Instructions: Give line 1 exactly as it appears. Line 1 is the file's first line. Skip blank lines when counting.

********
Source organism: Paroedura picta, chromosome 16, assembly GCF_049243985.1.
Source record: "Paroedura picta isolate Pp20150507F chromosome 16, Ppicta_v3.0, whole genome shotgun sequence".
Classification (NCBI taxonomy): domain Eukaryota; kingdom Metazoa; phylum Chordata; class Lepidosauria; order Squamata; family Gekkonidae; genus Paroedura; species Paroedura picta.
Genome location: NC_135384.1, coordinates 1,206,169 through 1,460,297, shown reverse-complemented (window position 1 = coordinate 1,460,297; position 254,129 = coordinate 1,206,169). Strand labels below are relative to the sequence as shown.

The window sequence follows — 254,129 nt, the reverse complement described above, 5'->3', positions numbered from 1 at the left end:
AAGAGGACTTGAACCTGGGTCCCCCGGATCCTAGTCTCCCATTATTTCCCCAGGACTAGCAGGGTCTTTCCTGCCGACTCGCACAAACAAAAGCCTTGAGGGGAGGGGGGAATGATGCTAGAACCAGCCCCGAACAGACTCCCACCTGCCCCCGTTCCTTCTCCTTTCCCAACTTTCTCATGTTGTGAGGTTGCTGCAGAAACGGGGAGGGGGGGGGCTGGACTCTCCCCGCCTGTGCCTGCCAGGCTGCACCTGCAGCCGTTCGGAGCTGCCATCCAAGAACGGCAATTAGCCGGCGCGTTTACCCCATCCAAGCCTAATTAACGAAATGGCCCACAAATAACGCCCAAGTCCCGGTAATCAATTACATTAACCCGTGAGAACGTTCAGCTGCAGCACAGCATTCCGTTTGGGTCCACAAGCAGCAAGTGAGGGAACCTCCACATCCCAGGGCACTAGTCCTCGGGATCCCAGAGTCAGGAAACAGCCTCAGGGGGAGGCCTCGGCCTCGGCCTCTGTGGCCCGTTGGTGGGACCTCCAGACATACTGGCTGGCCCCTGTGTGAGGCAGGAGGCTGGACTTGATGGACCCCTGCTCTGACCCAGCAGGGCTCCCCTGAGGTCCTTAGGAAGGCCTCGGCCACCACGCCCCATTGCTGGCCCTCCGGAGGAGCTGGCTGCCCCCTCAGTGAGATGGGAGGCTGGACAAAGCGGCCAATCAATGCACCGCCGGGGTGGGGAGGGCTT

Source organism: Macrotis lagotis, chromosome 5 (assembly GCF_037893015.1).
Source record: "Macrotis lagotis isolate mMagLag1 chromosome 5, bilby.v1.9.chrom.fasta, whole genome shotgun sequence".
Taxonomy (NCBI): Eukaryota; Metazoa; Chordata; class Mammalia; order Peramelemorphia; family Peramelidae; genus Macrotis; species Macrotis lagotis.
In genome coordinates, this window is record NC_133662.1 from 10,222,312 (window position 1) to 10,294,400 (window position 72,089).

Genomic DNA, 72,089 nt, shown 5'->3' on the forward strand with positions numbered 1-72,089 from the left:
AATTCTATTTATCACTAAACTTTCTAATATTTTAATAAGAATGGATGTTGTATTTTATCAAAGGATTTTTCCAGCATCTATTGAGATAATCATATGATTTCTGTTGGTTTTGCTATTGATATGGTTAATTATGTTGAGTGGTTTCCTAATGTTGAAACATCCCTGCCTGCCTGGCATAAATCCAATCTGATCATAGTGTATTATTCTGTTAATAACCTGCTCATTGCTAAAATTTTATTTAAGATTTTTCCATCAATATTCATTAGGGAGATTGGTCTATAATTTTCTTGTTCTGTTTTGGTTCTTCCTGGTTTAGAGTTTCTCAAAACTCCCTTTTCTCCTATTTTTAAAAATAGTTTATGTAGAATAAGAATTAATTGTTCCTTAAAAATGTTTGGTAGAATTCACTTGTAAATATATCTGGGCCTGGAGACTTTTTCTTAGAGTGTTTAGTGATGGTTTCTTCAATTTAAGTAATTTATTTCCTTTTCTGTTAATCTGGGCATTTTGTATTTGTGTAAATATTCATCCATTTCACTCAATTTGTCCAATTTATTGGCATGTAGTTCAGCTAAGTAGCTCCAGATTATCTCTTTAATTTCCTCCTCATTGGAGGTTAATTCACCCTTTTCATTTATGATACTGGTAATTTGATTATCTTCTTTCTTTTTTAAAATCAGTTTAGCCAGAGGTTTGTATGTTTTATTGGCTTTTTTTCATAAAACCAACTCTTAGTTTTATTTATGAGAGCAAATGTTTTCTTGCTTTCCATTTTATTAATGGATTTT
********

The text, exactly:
Source organism: Paroedura picta, chromosome 16, assembly GCF_049243985.1.